Regular readers will know of my affection for Brighton’s train station and my various attempts to portray it. I think this affection was the starting point for some recent picture research where I was looking for atmospheric images of train stations. I can’t remember if I was also looking specifically for black and white photos but that’s what I seemed to end up with.
Train station 1
One of these reference photos was the basis for this week’s painting. I’m afraid I can’t tell you anything more about the image but it’s fair to say it’s from a bygone era!
Here’s how I got on:
My main aim at the outset of this was to employ some expressive and energetic brushstrokes. What particularly attracted me to the original image was the contrast, the light, and that I could see such a great array of potential ‘edges’, some sharp and defined to some more soft and lost and found.
I enjoyed painting this and like many areas of it – the top half in particular – but I was also disappointed that I’d messed up much of the perspective, especially in the foreground.
As I’d enjoyed painting it so much but wasn’t happy with this effort, I couldn’t resist having another go. I wanted to correct my errors – and also to try to employ an even more monochromatic palette. In the first painting, I started off with a wash of raw sienna to which I added cobalt blue.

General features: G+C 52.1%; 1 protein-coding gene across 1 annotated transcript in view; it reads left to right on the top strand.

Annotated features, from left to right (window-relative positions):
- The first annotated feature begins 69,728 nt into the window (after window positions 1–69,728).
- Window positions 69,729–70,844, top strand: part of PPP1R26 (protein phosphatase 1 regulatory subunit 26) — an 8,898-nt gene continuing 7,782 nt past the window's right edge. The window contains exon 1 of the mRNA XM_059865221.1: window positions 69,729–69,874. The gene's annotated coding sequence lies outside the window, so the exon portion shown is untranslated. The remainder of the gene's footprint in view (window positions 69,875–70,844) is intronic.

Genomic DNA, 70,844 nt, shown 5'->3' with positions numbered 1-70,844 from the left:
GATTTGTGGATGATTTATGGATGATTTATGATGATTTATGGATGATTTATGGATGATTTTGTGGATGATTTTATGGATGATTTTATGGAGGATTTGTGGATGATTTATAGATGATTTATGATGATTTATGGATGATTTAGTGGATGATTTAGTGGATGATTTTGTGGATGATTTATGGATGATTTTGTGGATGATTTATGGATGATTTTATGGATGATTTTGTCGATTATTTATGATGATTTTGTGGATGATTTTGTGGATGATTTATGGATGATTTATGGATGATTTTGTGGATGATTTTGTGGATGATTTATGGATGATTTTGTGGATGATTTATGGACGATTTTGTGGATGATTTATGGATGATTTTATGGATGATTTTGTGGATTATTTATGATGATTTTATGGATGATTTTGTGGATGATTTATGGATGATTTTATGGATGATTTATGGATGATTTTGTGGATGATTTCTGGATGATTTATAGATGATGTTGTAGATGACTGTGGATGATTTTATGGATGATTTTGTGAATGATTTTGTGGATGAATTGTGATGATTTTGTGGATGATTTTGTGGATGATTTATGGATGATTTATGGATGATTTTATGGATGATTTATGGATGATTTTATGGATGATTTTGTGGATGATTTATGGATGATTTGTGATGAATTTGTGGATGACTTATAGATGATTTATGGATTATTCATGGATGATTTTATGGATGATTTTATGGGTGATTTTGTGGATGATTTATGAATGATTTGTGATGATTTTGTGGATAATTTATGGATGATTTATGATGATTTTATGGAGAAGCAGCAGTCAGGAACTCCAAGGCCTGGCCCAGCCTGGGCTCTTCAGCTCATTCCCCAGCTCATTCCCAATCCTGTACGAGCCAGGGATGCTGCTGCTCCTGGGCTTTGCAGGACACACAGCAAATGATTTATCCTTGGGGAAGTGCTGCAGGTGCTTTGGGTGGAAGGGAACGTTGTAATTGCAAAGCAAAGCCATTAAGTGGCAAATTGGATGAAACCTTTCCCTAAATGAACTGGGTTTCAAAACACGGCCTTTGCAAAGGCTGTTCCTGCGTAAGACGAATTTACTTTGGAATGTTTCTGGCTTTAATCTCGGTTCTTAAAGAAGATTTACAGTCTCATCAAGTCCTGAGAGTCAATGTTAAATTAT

Train station two
In the first painting, I started off with a wash of raw sienna to which I added cobalt blue. For this second painting, my palette was mainly french ultramarine, cobalt blue, light red and burnt sienna. I did also use some neutral tint, some lavender and, right at the end, some titanium white.
I was quite pleased with how this one turned out and was pleased to be able to right at least some of the wrongs in my first attempt. Again, I was trying as much as possible to hold my brushes high up the handle to encourage looser and more expressive brushstrokes. I was also constantly trying to keep an eye on the various tones in the painting that are so crucial in achieving the sense of perspective and distance.
Rottingdean beach huts two
Last week I was celebrating the sale of my painting ‘Beach life – Rottingdean style’ beach scene to one of the beach hut owners.
Well I’m delighted to be able to report that the co-owner of the beach hut who, on seeing my painting asked whether I could do another one, liked one of my subsequent offerings and has bought it. It’s already been mounted, framed and delivered!
It was also nice to be able to offer the buyer the opportunity to provide their own title for the painting:
When I painted this view, along with another similar view albeit from a slightly different angle, I was at pains not to refer back to the painting that I had already sold.
My aim was not to copy the painting that I had sold, but to return to my references and paint the scene again, as best as possible from afresh. This is why – even now – I don’t want to view the two paintings side by side!